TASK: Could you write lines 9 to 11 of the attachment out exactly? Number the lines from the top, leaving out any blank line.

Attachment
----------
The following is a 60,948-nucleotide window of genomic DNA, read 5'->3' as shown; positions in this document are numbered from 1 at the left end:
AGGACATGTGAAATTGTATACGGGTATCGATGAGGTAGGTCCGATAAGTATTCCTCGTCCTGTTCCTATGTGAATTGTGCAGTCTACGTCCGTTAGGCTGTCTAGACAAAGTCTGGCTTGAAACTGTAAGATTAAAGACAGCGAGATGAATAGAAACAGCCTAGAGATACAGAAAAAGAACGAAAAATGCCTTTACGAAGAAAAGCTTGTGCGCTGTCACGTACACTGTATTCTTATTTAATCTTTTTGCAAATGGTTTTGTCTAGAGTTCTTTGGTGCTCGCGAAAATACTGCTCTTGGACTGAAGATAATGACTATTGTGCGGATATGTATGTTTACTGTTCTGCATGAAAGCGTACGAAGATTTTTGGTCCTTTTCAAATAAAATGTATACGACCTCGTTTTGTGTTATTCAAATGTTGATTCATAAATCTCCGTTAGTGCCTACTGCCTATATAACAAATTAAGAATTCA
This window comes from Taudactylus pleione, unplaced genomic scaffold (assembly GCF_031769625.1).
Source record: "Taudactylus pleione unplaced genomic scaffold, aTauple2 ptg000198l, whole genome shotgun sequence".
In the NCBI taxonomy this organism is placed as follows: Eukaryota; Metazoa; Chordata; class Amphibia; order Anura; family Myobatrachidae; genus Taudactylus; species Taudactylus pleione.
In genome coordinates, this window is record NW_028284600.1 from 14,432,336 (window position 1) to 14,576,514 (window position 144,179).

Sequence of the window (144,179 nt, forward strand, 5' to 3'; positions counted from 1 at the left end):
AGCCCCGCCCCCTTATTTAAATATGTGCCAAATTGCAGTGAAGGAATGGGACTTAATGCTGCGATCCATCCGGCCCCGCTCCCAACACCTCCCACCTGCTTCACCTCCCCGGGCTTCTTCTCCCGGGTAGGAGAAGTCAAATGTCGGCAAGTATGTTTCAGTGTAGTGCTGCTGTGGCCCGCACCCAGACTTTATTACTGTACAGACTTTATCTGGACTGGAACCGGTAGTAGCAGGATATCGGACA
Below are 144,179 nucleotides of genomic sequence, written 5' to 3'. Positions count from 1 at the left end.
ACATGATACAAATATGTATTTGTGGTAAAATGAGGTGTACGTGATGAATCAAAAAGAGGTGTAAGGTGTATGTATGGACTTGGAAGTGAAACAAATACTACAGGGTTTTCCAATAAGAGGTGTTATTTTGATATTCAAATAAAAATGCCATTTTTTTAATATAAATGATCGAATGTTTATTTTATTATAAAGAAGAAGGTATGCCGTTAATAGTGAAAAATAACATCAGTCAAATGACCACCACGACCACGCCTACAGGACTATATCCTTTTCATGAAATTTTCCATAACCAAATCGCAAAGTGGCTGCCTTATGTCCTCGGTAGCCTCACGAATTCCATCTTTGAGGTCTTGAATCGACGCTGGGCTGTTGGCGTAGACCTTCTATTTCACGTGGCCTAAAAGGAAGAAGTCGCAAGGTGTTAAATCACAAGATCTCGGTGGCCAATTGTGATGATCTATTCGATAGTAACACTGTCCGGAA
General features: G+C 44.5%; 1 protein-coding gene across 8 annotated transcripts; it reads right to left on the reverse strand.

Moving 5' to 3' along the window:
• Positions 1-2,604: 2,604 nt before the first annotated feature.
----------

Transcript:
Below are 144,179 nucleotides of genomic sequence, written 5' to 3'. Positions count from 1 at the left end.
ACATGATACAAATATGTATTTGTGGTAAAATGAGGTGTACGTGATGAATCAAAAAGAGGTGTAAGGTGTATGTATGGACTTGGAAGTGAAACAAATACTACAGGGTTTTCCAATAAGAGGTGTTATTTTGATATTCAAATAAAAATGCCATTTTTTTAATATAAATGATCGAATGTTTATTTTATTATAAAGAAGAAGGTATGCCGTTAATAGTGAAAAATAACATCAGTCAAATGACCACCACGACCACGCCTACAGGACTATATCCTTTTCATGAAATTTTCCATAACCAAATCGCAAAGTGGCTGCCTTATGTCCTCGGTAGCCTCACGAATTCCATCTTTGAGGTCTTGAATCGACGCTGGGCTGTTGGCGTAGACCTTCTATTTCACGTGGCCTAAAAGGAAGAAGTCGCAAGGTGTTAAATCACAAGATCTCGGTGGCCAATTGTGATGATCTATTCGATAGTAACACTGTCCGGAA
General features: G+C 44.5%; 1 protein-coding gene across 8 annotated transcripts; it reads right to left on the reverse strand.